Le Tour ne c’est pas

When we were younger, my dad bought a set of racing bicycles, which were used by my older siblings and then eventually handed over to me and my twin-brother. Generally, every Spring/Summer, we biked either to the “Holterberg” (which is the only mountain in the eastern part of the Netherlands) or to the Veluwe. I’m not sure why my dad ended up getting racing bikes, but there was a general interest in the Tour de France: we sort of grew up watching the Tour as it was always broadcast live on television. I slowly lost interest in “the Tour”: this was around the mid nineties, when the American cyclist Armstrong kept winning the Tour and suspicions about doping abuse became more prevalent in the news.

So yeah: I have followed the Armstrong myth for the last decade. That is, even in Europe there were subtle hints that his team and him were just cheating the tour. I was not surprised when Armstrong finally admitted that he used doping (Oprah interview @ the Guardian). I’m sceptic about Armstrong’s motivations to finally open up after two decades: mainly, he has been vehemently denying dope usage since he started winning the Tour. His speech after his last Tour win (2005) perfectly shows what Armstrong is really about. Attacking his critics whenever he could in front of the media (article at the Daily Beast):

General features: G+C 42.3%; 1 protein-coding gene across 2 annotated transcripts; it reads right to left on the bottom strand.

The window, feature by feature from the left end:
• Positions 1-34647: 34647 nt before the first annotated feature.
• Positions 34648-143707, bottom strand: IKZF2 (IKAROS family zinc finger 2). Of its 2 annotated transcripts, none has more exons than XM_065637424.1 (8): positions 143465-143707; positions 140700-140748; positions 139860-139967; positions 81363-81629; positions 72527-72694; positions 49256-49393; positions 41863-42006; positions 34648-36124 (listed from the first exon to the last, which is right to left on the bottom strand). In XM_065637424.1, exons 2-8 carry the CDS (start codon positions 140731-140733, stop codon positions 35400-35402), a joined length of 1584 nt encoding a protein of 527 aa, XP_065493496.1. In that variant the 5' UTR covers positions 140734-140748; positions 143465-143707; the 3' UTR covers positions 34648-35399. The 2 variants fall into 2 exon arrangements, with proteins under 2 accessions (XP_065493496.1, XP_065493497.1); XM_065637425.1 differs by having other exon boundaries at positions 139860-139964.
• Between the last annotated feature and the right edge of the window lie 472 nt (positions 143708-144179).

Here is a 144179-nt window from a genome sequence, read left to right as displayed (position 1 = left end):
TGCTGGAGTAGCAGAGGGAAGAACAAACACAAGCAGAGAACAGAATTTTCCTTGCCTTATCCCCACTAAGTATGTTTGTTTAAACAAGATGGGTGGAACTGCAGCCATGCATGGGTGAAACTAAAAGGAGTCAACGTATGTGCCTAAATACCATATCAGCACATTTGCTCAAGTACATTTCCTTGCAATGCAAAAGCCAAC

“For the people that don’t believe in cycling, the cynics and the skeptics, I’m sorry for you, I’m sorry you can’t dream big. And I’m sorry you don’t believe in miracles.”

Technically, he was correct I guess: EPO does do miracles.

This entry was posted in We-reflect-news and tagged , . Bookmark the permalink.